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This has been shared by a mother concerned about a loved one in Avatar, and also a partner recovering from other hi-control situations.

Hi-control groups often look little like the cults most people associate with hi-control groups; yet they are much the same. They can be run much like businesses, healing circles, or closeknit families.

Some can even be helpful to people when they first join. They can seem welcoming and loving at first, or feel that the group has valuable information. [NOTE: Some are coerced from the beginning: As one ex-Avatar member wrote, “One person committed suicide after the basic Avatar course. I hated my Avatar (9-day) course, but still found myself continuing under their spell due to my desire to help humanity and their intense coercion and manipulation.”]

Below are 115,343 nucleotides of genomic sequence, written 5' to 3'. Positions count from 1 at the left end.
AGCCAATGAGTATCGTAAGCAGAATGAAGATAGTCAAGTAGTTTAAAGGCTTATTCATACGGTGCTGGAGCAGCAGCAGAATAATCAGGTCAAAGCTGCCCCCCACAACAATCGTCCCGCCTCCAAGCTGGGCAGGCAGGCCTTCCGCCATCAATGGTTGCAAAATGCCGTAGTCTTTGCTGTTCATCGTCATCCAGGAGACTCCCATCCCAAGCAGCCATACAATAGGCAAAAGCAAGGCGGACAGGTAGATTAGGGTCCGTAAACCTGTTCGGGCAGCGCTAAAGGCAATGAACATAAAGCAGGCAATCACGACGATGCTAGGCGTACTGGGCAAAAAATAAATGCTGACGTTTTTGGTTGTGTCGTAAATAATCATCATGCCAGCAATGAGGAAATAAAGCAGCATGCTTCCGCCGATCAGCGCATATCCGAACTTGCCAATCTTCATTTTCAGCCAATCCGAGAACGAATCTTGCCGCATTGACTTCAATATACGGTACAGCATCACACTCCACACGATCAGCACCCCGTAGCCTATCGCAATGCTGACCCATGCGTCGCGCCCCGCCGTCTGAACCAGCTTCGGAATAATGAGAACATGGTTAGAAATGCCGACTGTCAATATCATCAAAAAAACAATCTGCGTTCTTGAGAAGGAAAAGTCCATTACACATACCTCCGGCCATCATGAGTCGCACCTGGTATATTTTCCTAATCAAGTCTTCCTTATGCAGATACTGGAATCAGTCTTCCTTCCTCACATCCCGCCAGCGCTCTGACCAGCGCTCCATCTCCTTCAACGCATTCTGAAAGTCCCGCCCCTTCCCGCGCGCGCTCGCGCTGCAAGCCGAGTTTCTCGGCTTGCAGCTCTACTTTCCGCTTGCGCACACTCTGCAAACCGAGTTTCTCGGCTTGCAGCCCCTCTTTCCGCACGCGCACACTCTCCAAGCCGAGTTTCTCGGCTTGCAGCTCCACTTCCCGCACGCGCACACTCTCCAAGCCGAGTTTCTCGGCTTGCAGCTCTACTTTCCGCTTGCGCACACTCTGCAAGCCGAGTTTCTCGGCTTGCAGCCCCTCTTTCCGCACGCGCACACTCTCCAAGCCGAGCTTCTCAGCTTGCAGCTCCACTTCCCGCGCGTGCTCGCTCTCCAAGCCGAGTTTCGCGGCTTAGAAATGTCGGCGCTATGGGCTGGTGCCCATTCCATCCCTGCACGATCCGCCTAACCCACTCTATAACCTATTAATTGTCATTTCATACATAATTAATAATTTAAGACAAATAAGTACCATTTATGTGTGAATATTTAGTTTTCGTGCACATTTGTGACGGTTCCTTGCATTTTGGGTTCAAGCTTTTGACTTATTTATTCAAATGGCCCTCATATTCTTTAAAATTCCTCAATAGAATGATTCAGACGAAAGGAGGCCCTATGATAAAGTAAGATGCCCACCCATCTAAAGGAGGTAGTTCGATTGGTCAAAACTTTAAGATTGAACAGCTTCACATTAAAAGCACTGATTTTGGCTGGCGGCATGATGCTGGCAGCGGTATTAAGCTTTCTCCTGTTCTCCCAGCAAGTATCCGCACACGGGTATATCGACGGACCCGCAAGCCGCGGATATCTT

Some groups continue to be helpful for some members, but many are harmed and left to deal with psychological problems and lack of support on their own once they become sick or leave on their own. [Some leave dealing with self-blame or hidden neuroses; a few are psychotic, or even DEAD!]



The old cults are no more

So sorry this is false. The Moonies are up and running again, even after their leader was released from prison and died decades ago. They still do mass weddings as only those blessed by Moon are valid. Scientology perks along with tax-free status, even though there are plenty of former Victims who have dared to come forward with their stories. [See “Scientology the Aftermath” with Leah and Mike on A and E for facts about inner secret workings provided by brave souls enduring dogged harassment to speak. Also, for differences between benign and abusive cults.].